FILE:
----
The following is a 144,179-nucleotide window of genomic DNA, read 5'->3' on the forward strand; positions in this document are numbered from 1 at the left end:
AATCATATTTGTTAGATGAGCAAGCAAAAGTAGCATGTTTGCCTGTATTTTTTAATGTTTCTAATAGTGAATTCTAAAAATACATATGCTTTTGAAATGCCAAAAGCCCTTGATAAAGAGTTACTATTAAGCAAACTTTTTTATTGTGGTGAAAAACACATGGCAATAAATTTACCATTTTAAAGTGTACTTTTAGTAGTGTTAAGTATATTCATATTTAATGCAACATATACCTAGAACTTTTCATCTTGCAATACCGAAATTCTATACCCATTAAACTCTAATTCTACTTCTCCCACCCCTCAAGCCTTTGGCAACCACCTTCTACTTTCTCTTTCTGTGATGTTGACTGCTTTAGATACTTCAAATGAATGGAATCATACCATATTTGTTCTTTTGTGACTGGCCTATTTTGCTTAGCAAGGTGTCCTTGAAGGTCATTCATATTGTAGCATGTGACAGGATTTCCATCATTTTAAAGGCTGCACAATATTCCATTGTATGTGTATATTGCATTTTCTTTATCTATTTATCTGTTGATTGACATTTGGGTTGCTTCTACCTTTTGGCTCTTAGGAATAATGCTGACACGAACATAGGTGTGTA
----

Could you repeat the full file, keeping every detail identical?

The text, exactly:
The following is a 144,179-nucleotide window of genomic DNA, read 5'->3' on the forward strand; positions in this document are numbered from 1 at the left end:
AATCATATTTGTTAGATGAGCAAGCAAAAGTAGCATGTTTGCCTGTATTTTTTAATGTTTCTAATAGTGAATTCTAAAAATACATATGCTTTTGAAATGCCAAAAGCCCTTGATAAAGAGTTACTATTAAGCAAACTTTTTTATTGTGGTGAAAAACACATGGCAATAAATTTACCATTTTAAAGTGTACTTTTAGTAGTGTTAAGTATATTCATATTTAATGCAACATATACCTAGAACTTTTCATCTTGCAATACCGAAATTCTATACCCATTAAACTCTAATTCTACTTCTCCCACCCCTCAAGCCTTTGGCAACCACCTTCTACTTTCTCTTTCTGTGATGTTGACTGCTTTAGATACTTCAAATGAATGGAATCATACCATATTTGTTCTTTTGTGACTGGCCTATTTTGCTTAGCAAGGTGTCCTTGAAGGTCATTCATATTGTAGCATGTGACAGGATTTCCATCATTTTAAAGGCTGCACAATATTCCATTGTATGTGTATATTGCATTTTCTTTATCTATTTATCTGTTGATTGACATTTGGGTTGCTTCTACCTTTTGGCTCTTAGGAATAATGCTGACACGAACATAGGTGTGTA